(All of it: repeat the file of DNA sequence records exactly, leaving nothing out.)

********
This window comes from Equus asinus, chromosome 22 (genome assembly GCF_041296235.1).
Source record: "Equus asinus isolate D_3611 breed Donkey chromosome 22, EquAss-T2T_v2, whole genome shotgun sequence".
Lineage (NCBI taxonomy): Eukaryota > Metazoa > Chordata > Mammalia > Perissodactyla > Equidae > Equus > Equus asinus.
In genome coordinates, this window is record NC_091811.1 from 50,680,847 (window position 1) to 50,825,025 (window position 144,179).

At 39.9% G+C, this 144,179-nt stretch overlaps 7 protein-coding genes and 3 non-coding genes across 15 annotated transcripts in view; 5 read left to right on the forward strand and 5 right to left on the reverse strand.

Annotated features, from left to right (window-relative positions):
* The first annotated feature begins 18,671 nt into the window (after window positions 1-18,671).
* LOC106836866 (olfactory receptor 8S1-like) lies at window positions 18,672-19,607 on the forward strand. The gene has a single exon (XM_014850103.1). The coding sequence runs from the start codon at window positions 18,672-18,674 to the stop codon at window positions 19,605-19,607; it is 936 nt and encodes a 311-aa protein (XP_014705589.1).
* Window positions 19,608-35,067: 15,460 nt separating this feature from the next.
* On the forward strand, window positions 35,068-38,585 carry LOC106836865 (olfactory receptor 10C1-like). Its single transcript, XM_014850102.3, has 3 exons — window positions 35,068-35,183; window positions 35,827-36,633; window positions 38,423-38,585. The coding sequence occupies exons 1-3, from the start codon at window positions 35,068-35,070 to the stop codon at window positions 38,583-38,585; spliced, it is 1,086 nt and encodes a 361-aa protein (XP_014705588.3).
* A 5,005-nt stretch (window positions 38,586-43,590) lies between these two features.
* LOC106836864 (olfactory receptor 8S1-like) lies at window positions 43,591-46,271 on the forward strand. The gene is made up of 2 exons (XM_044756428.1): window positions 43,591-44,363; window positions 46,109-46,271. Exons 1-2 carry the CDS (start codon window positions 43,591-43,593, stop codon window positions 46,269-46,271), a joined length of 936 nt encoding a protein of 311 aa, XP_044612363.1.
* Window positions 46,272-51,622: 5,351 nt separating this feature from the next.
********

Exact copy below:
This window comes from Equus asinus, chromosome 22 (genome assembly GCF_041296235.1).
Source record: "Equus asinus isolate D_3611 breed Donkey chromosome 22, EquAss-T2T_v2, whole genome shotgun sequence".
Lineage (NCBI taxonomy): Eukaryota > Metazoa > Chordata > Mammalia > Perissodactyla > Equidae > Equus > Equus asinus.
In genome coordinates, this window is record NC_091811.1 from 50,680,847 (window position 1) to 50,825,025 (window position 144,179).

At 39.9% G+C, this 144,179-nt stretch overlaps 7 protein-coding genes and 3 non-coding genes across 15 annotated transcripts in view; 5 read left to right on the forward strand and 5 right to left on the reverse strand.

Annotated features, from left to right (window-relative positions):
* The first annotated feature begins 18,671 nt into the window (after window positions 1-18,671).
* LOC106836866 (olfactory receptor 8S1-like) lies at window positions 18,672-19,607 on the forward strand. The gene has a single exon (XM_014850103.1). The coding sequence runs from the start codon at window positions 18,672-18,674 to the stop codon at window positions 19,605-19,607; it is 936 nt and encodes a 311-aa protein (XP_014705589.1).
* Window positions 19,608-35,067: 15,460 nt separating this feature from the next.
* On the forward strand, window positions 35,068-38,585 carry LOC106836865 (olfactory receptor 10C1-like). Its single transcript, XM_014850102.3, has 3 exons — window positions 35,068-35,183; window positions 35,827-36,633; window positions 38,423-38,585. The coding sequence occupies exons 1-3, from the start codon at window positions 35,068-35,070 to the stop codon at window positions 38,583-38,585; spliced, it is 1,086 nt and encodes a 361-aa protein (XP_014705588.3).
* A 5,005-nt stretch (window positions 38,586-43,590) lies between these two features.
* LOC106836864 (olfactory receptor 8S1-like) lies at window positions 43,591-46,271 on the forward strand. The gene is made up of 2 exons (XM_044756428.1): window positions 43,591-44,363; window positions 46,109-46,271. Exons 1-2 carry the CDS (start codon window positions 43,591-43,593, stop codon window positions 46,269-46,271), a joined length of 936 nt encoding a protein of 311 aa, XP_044612363.1.
* Window positions 46,272-51,622: 5,351 nt separating this feature from the next.